Yakima County will no longer detain people simply because they're wanted by the Federal Immigration and Customs Enforcement (ICE) agency, per a negotiated settlement agreement reached on Feb. 6.
The agreement follows over a year of litigation in a lawsuit against Yakima County over their practice of holding people with ICE warrants who were otherwise eligible for release on local criminal charges. The lawsuit was originally brought by plaintiff Antonio Sanchez Ochoa — and his legal representation, Columbia Legal Services and the Northwest Immigrant Rights Project — after he was denied release back in 2017 due to an immigration hold from ICE despite being able to post bail, according to Columbia Legal Services attorney Alfredo Gonzalez.
Previously, ICE officials would email, fax, or call-in immigration holds to Yakima County jail officials, who would then administer the requests. The Ochoa suit argued that the county jail couldn't detain individuals if they were eligible for release without formal warrants signed by judges.
"There needs to be probable cause to detain the person, and there simply wasn’t probable cause here for the county to continue detaining Mr. Sanchez," Gonzalez tells the Inlander.
Now, under the settlement agreement, ICE officials must physically come to the jail to request immigration holds and Yakima County officials can no longer accept remote requests and subsequently detain people.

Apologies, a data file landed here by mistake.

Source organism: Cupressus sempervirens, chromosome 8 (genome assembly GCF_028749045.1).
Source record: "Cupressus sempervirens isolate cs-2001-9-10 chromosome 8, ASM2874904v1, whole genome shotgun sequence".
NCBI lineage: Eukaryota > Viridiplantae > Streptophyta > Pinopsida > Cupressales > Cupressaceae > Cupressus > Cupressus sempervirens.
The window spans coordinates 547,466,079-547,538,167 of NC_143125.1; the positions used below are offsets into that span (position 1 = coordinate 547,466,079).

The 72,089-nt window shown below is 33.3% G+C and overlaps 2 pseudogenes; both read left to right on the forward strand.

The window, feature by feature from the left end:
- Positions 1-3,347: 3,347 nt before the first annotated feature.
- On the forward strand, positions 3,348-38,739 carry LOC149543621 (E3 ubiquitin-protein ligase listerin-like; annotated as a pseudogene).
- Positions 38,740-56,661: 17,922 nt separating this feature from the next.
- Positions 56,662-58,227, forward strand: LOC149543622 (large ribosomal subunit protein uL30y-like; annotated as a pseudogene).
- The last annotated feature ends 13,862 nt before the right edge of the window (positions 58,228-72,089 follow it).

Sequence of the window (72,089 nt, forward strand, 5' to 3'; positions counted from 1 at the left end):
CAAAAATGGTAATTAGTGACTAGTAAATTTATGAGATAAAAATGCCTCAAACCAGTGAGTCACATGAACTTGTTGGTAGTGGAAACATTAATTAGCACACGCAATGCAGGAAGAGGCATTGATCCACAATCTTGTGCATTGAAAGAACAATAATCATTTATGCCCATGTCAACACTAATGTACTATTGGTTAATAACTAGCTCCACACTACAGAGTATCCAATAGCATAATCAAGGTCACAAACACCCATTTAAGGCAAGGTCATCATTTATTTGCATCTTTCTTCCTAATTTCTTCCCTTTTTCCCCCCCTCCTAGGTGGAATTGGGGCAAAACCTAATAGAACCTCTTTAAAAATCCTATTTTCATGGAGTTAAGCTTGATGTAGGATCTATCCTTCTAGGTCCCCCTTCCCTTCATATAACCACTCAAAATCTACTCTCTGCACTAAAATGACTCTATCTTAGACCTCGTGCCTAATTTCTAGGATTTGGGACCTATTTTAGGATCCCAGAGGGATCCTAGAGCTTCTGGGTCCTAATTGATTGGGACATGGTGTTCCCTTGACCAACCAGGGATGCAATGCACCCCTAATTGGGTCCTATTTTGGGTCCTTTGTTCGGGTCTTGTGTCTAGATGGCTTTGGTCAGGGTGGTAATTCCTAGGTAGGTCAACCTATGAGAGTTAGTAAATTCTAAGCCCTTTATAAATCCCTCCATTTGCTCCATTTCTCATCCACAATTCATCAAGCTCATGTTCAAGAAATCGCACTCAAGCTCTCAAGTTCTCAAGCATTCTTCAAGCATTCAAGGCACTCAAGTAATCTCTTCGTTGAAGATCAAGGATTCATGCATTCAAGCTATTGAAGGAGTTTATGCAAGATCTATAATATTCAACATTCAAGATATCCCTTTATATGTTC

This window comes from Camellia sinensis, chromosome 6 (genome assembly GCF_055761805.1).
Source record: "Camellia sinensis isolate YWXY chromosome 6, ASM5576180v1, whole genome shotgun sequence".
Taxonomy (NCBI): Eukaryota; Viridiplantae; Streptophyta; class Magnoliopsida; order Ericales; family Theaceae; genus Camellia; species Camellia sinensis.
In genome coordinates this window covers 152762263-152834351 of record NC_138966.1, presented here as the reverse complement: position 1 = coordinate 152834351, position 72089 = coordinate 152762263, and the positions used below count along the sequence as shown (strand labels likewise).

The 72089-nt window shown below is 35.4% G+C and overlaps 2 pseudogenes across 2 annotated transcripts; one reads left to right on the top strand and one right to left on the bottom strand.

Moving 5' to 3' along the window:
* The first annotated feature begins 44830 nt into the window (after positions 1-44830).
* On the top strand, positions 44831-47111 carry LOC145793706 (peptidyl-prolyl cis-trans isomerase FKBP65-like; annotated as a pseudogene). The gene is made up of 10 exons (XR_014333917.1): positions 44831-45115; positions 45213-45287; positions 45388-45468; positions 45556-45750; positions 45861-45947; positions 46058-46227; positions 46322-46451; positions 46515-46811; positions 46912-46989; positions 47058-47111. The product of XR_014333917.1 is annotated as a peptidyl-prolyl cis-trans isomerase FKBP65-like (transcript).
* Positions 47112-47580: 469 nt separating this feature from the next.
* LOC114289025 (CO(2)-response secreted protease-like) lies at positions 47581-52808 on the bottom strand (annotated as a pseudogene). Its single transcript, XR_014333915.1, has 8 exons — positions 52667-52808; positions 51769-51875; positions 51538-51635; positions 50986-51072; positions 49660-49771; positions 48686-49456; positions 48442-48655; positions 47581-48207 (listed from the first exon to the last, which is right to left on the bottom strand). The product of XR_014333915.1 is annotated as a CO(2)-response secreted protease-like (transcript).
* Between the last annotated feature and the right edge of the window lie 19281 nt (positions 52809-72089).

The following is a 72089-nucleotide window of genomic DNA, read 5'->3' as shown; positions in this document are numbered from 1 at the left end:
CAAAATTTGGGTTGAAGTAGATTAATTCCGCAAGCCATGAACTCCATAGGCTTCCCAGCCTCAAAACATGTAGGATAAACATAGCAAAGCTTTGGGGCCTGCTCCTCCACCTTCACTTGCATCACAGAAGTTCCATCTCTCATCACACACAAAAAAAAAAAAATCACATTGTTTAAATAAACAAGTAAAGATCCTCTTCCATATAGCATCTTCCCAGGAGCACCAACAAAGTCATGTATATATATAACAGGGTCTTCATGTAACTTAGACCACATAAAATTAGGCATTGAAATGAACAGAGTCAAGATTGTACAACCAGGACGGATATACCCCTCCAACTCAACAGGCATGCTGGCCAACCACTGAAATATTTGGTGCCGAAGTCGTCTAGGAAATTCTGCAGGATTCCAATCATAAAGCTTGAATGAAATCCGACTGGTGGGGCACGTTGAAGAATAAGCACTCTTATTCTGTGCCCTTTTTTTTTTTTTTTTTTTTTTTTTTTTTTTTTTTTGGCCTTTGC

"Jails in Yakima County and across the nation cannot deny a person's constitutional right to liberty unless the government has demonstrated probable cause," Gonzalez says in a Feb. 7 press release. "Local law enforcement doesn't need to violate the Constitution and the rights of individuals to make our communities safer."
Additionally, Yakima County agreed to pay $25,000 in damages and fees to Ochoa.
"We believe this is an important step forward," says Matt Adams, legal director for the Northwest Immigrant Rights Project, says in the Feb. 7 release. "City and County officials are not authorized to enforce immigration laws and may not hold people just because immigration laws ask them to do so."
The settlement follows a judgement late last year in a similar case, where the county paid over $150,000 in damages and fees to Ricardo Olivera Silva. Silva sued when he was denied release due to an immigration hold after his girlfriend posted bail for him, according to reporting from the Yakima Herald.
Gonzalez adds that the practice of jails holding inmates at the request of ICE officials was not limited to Yakima County.
"There are many counties, not just in Washington, that have been operating in a similar manner," he tells the Inlander. "We believe that this settlement agreement does have great implication in the sense that it will encourage the counties that have similar practices to reform those practices."
Over half of ICE arrests in Washington state that occurred between 2014 and 2018 involved collaboration with local jails, according to the University of Washington Center for Human Rights.